Dedicated To Bringing Intelligent Parents Researched Information and Advice about Children and Medicine

Monday, October 13, 2008

New Vitamin D Recommendations for Infants and Children:

In November, The American Academy of Pediatrics, AAP, will be releasing revised guidelines for vitamin D intake for infants and children. The new guidelines differ from the old in two major ways: 1. the amount of vitamin D that should be supplemented to infants and children and 2. when supplementation should start.

The new guidelines recommend that all infants, children and adolescents have a daily intake of 400 IU of vitamin D, which is an increase from the previous guideline of 200 IU daily. This new recommendation was implemented based research indicating that a growing number of children are vitamin D deficient and that the incidence of vitamin D deficiency rickets is rising. (For more information about rickets visit http://www.emedicine.com/PED/topic2014.htm

Vitamin D is a fat-soluble vitamin that has many health benefits, most notably its role in strong healthy bones. A deficiency in vitamin D can lead to many health problems in children, including vitamin D deficient rickets. The body makes Vitamin D naturally when the skin is exposed to sunlight. With Americans limiting sun exposure and with children drinking less vitamin D fortified milk, children and adults are not getting as much vitamin D as they used to from these sources. One would have to drink 32 oz of milk a day in order to obtain 400 IU of vitamin D from milk. However, we, as pediatricians, advise parents not to give children more than 16 -24 oz of milk a day, as the calcium in the milk can inhibit the absorption of iron, leading to iron deficient anemia. Supplementation through vitamins is, therefore, necessary to obtain adequate daily intake. Tri-Vi-Sol and Poly-Vi-Sol, or their generic equivalents, have 400 IU per 1mL dropper or one chewable tablet. (Tri-Vi-Flor and Poly-Vi-Flor contain the same vitamins as their Vi-Sol counterparts with the addition of fluoride).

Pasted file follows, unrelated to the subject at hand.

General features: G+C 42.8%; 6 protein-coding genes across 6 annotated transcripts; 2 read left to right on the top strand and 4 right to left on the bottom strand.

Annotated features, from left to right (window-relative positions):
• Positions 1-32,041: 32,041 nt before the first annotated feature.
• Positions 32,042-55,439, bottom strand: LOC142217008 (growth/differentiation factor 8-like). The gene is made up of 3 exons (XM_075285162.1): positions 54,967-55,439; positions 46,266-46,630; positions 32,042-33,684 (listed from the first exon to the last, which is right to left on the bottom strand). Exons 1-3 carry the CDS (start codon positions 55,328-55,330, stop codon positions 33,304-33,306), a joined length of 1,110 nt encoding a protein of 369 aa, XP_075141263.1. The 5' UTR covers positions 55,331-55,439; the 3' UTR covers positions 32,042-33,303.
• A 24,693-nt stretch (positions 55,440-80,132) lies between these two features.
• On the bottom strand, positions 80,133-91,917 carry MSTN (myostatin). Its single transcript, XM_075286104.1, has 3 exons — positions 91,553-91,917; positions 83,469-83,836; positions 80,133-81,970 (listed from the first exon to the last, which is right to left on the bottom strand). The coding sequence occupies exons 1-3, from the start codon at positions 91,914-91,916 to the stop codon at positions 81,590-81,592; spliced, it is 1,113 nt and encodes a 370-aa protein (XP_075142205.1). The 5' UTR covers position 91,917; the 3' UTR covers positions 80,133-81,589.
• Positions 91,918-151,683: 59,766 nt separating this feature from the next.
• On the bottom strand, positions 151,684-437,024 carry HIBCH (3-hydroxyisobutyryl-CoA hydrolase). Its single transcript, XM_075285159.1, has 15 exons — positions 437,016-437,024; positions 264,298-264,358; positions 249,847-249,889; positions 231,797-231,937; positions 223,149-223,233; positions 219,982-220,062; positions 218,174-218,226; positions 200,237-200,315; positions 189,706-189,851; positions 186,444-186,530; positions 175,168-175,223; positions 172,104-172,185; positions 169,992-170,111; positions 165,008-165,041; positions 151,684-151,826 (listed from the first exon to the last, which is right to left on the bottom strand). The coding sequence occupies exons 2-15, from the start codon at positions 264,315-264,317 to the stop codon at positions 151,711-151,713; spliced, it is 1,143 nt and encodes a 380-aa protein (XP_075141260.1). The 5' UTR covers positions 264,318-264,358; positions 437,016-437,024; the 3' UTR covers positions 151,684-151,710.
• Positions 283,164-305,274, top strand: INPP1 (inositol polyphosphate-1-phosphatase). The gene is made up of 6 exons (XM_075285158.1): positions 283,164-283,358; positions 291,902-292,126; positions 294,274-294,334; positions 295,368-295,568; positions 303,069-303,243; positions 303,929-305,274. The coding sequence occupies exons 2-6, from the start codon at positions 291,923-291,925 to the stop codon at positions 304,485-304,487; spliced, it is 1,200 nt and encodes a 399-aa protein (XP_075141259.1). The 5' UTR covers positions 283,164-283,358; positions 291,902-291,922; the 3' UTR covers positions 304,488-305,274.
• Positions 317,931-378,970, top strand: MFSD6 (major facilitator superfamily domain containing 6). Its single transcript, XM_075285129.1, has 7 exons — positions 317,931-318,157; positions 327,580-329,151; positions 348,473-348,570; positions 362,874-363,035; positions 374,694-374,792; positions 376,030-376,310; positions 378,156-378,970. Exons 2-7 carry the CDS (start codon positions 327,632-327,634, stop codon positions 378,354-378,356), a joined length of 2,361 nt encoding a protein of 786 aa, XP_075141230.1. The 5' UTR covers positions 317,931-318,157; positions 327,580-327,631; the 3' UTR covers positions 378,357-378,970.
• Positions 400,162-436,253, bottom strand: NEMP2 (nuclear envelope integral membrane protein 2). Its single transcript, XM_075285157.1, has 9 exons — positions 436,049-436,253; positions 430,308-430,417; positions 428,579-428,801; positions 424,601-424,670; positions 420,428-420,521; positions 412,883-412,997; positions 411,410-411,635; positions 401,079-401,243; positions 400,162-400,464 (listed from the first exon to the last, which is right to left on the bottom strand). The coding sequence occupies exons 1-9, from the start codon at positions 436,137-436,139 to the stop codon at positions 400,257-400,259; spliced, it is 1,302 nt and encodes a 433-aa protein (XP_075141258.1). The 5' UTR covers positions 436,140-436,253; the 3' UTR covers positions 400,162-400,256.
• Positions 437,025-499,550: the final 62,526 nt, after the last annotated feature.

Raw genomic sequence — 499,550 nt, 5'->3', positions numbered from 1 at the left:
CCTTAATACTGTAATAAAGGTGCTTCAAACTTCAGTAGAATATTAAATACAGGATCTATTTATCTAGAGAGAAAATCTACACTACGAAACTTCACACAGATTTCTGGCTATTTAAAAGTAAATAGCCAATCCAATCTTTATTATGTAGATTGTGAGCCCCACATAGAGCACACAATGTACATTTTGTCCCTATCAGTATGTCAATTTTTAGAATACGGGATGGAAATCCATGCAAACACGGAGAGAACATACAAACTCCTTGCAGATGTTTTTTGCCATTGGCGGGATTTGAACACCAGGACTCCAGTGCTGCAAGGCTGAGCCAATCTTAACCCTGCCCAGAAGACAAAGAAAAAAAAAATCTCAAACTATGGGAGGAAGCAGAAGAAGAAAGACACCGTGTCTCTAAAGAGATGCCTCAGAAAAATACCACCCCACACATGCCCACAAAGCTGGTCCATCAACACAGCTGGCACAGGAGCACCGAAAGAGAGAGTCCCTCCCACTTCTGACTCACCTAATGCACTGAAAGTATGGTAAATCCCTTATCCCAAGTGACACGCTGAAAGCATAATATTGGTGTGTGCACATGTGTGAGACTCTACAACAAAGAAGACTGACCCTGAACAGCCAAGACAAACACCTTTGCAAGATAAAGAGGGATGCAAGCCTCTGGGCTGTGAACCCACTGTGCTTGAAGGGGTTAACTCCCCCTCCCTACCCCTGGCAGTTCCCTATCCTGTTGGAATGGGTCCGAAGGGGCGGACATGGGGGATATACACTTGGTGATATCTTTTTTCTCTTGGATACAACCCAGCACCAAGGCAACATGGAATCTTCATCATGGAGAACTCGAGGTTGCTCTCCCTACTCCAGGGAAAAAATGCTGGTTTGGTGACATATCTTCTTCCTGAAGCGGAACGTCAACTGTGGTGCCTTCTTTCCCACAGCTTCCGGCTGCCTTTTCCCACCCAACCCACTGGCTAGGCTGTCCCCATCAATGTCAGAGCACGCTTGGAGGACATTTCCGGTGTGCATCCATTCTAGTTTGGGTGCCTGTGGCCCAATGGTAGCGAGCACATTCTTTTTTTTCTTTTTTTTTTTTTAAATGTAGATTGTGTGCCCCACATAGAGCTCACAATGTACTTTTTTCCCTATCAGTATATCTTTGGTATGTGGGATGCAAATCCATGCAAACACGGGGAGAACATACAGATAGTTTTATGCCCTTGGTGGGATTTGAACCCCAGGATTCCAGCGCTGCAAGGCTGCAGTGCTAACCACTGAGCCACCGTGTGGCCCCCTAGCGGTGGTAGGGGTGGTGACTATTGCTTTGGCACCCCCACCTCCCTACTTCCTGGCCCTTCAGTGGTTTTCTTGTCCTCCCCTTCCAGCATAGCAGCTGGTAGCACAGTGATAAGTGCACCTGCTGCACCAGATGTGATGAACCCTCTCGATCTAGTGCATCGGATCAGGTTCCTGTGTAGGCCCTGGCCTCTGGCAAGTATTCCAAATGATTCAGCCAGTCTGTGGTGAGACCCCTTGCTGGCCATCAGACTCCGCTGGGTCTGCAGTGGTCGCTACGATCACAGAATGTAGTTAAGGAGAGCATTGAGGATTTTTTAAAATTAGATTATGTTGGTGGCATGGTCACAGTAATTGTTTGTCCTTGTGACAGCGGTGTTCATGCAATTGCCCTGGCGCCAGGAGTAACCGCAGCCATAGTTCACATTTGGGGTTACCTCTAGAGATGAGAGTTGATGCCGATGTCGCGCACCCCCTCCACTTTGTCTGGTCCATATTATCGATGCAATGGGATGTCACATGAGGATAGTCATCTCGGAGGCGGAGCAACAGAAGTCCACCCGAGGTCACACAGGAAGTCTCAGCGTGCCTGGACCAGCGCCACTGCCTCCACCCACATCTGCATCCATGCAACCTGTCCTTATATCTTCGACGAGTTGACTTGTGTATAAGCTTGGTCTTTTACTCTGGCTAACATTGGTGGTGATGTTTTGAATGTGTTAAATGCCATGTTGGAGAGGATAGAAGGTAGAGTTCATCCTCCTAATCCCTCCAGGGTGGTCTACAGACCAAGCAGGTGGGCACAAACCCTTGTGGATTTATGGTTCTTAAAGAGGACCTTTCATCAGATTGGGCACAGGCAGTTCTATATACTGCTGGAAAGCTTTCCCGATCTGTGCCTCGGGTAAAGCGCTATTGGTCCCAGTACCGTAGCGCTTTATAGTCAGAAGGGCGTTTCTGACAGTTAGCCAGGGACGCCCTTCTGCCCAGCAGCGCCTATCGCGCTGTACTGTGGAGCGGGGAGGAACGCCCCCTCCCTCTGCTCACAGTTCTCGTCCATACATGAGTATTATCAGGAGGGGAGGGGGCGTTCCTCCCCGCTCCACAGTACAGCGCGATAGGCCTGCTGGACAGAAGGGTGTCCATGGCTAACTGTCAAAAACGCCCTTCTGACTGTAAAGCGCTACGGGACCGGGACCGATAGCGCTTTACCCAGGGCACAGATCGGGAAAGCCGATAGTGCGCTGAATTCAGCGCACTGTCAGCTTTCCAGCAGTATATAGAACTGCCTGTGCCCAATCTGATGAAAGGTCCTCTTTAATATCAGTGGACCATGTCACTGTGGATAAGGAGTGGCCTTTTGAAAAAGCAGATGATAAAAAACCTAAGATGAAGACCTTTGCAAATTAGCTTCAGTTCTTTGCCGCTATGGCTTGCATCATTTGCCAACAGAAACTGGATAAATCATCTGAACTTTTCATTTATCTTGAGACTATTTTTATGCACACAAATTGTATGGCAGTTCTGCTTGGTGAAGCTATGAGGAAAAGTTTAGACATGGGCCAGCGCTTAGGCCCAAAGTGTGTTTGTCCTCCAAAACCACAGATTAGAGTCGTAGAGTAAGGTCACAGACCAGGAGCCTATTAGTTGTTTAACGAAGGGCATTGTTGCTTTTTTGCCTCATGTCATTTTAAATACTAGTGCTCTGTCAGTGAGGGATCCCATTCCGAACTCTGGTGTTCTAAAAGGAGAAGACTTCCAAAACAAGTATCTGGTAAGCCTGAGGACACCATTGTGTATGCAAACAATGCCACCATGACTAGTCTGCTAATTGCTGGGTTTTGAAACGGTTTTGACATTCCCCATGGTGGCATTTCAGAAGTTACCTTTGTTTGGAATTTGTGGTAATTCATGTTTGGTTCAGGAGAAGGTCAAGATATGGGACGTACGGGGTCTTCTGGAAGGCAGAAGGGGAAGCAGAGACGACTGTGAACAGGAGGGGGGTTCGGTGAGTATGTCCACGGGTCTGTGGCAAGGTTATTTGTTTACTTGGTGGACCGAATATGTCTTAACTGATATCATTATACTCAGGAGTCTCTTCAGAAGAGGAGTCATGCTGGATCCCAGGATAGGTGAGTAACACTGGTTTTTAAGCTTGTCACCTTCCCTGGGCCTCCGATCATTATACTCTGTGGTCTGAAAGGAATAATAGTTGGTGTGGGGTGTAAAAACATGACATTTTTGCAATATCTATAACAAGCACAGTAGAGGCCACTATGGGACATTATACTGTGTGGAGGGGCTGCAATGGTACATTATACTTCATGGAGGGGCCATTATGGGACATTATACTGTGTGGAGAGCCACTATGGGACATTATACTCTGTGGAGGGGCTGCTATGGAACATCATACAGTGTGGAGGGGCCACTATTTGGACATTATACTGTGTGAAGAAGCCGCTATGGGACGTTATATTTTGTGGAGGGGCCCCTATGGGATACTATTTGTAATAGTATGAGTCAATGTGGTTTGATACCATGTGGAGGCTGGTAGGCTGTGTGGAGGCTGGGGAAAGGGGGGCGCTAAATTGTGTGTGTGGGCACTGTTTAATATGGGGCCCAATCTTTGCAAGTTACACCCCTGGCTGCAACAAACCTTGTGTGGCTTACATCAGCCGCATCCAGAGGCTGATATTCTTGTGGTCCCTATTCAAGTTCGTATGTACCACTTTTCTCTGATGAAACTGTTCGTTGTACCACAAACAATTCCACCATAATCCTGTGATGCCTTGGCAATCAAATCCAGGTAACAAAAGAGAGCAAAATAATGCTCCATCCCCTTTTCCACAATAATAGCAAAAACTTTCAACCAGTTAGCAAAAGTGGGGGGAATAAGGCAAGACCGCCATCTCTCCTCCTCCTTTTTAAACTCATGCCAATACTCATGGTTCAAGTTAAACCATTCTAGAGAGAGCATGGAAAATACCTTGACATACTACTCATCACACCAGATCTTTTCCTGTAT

The second major change addressed in the new recommendation is when to start supplementing vitamin D to breastfed infants. The new guidelines state that breastfed and partially breastfed infants should start supplementation within the first few days of life. Previously, it had been believed that infants did not need to start supplementation until 2 months of age. This new recommendation is based on research indicating that many mothers are also vitamin D deficient and subsequently are producing breast milk with less vitamin D. Since infant formulas are vitamin D fortified, infants receiving 32 oz or more of formula a day need no additional supplementation.

Parents should check their children's multivitamin to determine the amount of vitamin D it provides per serving. Remember, if the tablet has 400 IU per tablet but the child only takes half a tablet a day, then he is only receiving 200 IU. However, this may be sufficient if he is also drinking 16 oz of milk daily. Parents should discuss these new recommendations with their children's pediatrician.

For more information on vitamin D, it's health benefits and it's sources, visit the National Institute of Health's website, http://ods.od.nih.gov/factsheets/vitamind.asp#h2, but please note that they have not yet changed their "Adequate Intake" table to reflect the new, 400 IU, recommendation.